Happy employees are good for business, according to a Robert Half study on workplace happiness, It’s Time We All Work Happy™. They’re more loyal, productive, healthier and motivated to contribute to their company’s bottom line. This should cause legal employers’ ears to perk up—especially when combined with another message in the report that may not be all that surprising: Legal professionals report the highest stress levels of all fields surveyed.
Does stress affect happiness? Of course it does. So the question now for employers is how do we reduce stress among a group for whom it has long been considered part and parcel? Other Robert Half research supports not only the idea that stress is rampant among legal professionals but that it has also increased over the years. In a 2017 survey, 42 percent of attorneys cited reduced stress levels as the one aspect of their job they would change, an 11-point increase since a similar survey was conducted in 2008.
Why the increase? From our observation, the jump is likely due to two key factors:
- Larger workloads brought on by escalating business demands; and
- Technology enabling us to increase output and stay connected.
What Can Employers Do About It?
To help reduce workplace stress, companies are increasingly providing health and wellness offerings like standing desks, complimentary gym memberships, organized health programs and more. In Miami particularly, there’s a movement within the legal profession to practice mindfulness. The University of Miami School of Law even provides a program on mindfulness in law.
While nearly half of all attorneys surveyed (48 percent) say insurance defense is the top driver of job growth within the litigation practice area, it’s also an area with significant burnout-induced turnover. Contributing factors include exceedingly high billable hour requirements and a lack of challenging projects. Retention in this growing practice area is essential and, in keeping with our research, solutions lie with employers. Here is some insight into what can be done:
First of all, a fact: Lawyers surveyed by Robert Half Legal said that, aside from compensation or bonus, their top three incentives for remaining with an employer are:
- Flexible work arrangements (28 percent)
- Challenging work or variety of assignments (26 percent)
- Professional development opportunities (20 percent)
Per No. 1 above, it’s clear legal professionals need to be able to balance the responsibilities of their professional and personal lives. To attract and retain the best talent, law firms and companies in Miami are promoting perks and benefits prized by job seekers:
- Telecommuting options—firms are allowing employees to work remotely for up to 40 percent of their full-time schedules with no reduction to salary or benefits;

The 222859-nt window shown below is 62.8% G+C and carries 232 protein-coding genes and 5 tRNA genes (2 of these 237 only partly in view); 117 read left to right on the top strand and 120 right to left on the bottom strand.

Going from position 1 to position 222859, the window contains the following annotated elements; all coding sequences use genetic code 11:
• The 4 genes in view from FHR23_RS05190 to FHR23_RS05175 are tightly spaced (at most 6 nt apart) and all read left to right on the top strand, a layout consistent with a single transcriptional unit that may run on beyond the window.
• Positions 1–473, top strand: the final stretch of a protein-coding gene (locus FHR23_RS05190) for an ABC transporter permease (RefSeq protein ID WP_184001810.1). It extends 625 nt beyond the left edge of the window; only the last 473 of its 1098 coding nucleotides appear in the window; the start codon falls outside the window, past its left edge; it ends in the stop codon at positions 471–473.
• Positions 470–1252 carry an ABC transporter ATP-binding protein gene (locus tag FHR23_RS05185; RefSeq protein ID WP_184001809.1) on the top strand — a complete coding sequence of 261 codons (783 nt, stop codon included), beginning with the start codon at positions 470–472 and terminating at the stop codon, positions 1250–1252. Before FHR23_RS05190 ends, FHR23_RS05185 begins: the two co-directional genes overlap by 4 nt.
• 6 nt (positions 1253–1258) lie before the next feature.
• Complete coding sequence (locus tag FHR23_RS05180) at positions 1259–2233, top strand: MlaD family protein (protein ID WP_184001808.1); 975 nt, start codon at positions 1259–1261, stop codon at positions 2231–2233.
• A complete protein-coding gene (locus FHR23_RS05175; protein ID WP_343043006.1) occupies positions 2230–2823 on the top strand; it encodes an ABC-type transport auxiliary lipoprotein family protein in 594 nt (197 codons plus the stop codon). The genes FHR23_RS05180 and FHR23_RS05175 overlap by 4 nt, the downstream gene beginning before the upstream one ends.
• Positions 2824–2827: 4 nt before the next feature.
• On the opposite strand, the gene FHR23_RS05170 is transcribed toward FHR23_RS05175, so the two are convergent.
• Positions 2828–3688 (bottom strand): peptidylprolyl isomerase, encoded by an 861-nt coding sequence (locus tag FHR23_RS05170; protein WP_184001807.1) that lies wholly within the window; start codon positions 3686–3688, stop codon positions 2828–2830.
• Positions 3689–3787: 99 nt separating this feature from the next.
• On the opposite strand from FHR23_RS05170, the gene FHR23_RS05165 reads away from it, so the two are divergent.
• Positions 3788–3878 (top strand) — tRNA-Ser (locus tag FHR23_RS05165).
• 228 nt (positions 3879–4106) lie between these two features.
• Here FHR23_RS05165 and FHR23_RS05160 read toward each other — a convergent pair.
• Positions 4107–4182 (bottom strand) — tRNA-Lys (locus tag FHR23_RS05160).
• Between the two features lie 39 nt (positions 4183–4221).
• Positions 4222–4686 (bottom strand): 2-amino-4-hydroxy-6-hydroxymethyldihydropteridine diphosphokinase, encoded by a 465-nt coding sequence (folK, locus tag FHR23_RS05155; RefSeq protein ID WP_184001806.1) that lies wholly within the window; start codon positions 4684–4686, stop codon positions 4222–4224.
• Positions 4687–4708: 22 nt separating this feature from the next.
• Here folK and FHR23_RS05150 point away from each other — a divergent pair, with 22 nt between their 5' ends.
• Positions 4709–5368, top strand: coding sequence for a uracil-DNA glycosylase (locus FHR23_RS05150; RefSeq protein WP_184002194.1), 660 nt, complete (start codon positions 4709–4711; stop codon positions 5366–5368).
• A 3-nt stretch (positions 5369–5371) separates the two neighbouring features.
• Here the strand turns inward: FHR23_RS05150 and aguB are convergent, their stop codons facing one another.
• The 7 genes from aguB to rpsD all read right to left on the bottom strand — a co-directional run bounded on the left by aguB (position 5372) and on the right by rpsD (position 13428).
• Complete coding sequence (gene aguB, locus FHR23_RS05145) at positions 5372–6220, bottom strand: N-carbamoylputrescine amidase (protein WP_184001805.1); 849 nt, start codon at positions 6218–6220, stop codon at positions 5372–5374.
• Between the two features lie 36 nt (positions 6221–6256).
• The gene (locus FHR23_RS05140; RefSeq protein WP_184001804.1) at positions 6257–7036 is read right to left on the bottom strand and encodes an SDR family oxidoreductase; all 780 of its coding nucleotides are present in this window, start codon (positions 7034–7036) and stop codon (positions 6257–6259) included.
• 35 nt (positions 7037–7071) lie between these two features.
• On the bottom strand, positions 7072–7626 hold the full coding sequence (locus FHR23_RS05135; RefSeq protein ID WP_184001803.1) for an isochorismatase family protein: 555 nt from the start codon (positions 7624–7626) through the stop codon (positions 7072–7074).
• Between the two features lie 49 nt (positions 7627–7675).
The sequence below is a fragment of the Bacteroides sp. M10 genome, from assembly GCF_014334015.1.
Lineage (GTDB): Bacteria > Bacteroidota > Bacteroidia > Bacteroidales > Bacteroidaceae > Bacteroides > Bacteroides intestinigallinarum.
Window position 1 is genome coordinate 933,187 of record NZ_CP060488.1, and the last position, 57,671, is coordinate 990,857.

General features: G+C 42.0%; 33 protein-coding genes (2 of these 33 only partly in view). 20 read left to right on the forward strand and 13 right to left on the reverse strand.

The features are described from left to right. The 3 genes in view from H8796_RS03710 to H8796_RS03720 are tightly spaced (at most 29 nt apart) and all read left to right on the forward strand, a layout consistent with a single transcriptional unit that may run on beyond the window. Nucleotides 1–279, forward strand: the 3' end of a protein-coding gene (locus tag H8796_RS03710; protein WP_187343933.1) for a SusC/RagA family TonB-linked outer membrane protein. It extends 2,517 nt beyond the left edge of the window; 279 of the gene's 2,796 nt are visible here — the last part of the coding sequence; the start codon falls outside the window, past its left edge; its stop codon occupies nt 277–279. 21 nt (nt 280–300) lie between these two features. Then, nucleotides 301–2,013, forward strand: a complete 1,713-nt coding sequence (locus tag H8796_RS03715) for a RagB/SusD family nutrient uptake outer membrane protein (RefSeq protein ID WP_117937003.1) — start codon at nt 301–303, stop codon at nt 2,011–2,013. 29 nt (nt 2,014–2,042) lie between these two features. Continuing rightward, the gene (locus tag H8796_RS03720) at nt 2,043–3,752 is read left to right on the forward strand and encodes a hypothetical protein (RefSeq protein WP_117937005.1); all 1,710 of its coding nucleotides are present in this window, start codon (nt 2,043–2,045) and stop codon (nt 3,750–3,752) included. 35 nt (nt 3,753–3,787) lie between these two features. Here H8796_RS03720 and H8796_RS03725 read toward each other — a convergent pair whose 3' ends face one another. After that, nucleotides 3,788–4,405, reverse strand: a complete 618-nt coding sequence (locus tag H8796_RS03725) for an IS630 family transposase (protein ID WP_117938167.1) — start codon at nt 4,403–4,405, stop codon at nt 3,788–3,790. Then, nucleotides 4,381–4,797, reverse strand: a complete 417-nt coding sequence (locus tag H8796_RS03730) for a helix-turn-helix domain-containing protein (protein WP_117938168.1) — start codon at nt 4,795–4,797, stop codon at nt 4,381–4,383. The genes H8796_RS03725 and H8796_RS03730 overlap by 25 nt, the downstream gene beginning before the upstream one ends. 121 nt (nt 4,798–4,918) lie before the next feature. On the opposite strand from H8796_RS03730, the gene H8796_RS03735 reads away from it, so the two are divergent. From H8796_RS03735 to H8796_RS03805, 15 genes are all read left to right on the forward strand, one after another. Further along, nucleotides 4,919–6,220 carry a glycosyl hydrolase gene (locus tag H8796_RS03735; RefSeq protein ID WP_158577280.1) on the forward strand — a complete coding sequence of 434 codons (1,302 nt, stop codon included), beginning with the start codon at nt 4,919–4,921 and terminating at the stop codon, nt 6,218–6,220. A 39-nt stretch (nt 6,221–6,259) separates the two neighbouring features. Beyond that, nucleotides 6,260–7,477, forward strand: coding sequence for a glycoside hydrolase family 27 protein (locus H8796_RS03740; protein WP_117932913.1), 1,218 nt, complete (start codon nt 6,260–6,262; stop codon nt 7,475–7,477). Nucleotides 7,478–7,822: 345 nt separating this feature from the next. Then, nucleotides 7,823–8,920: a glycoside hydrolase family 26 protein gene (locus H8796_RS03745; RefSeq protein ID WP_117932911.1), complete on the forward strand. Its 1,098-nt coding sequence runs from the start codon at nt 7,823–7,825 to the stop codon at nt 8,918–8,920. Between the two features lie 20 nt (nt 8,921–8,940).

- Parental leave for both parents;
- Dependent care reimbursement;
- Pro bono hours to give back to the community; and
- More casual work environments (common with smaller firms).
No. 2 and 3 above suggest that job seekers are also interested in advancing their careers. Firms offering professional development programs, challenging work and variety of assignments are highly successful in boosting recruitment and reducing turnover. Including team members in projects that are new to them is a great way to help them expand their skills while gaining new ideas and perspectives. It also breaks the monotony of their everyday routine and keeps them more engaged.
The Importance of Feeling Appreciated
Our workplace happiness report also included responses from legal professionals across North America regarding the top drivers of their happiness in the office. Their number-one answer: feeling appreciated for the work they do.
Employers don’t have to break the bank to instill loyalty among employees. Simply showing appreciation for your staff’s hard work and dedication has a much greater motivational impact than many people realize. The key for managers is to express gratitude in ways that are sincere, specific and timely:
- Do provide specific feedback. Offer prompt appreciation! Tie it to the specific act as closely as possible.
- Do say ‘thank you’ effectively. Hand-written notes add a personal touch and can make the recipient feel more appreciated. An email shared with the team that highlights someone’s efforts is another way to encourage employees.
- Don’t be a downer. If you must address an issue critically, be as constructive as possible.
- Don’t be vague. Attempts at recognizing employees can backfire if they are unclear (“You’re such a hard worker”) or delivered late (“Nice work the other day”).
It’s not easy. But remolding your work environment to support work-life balance and frequent appreciation for your employees is possible, even in the legal world where billable hours are king.
Debra Frank Montero is regional vice president of Robert Half Legal, the premier provider of experienced project and full-time professionals for law firms and corporate legal departments in South Florida.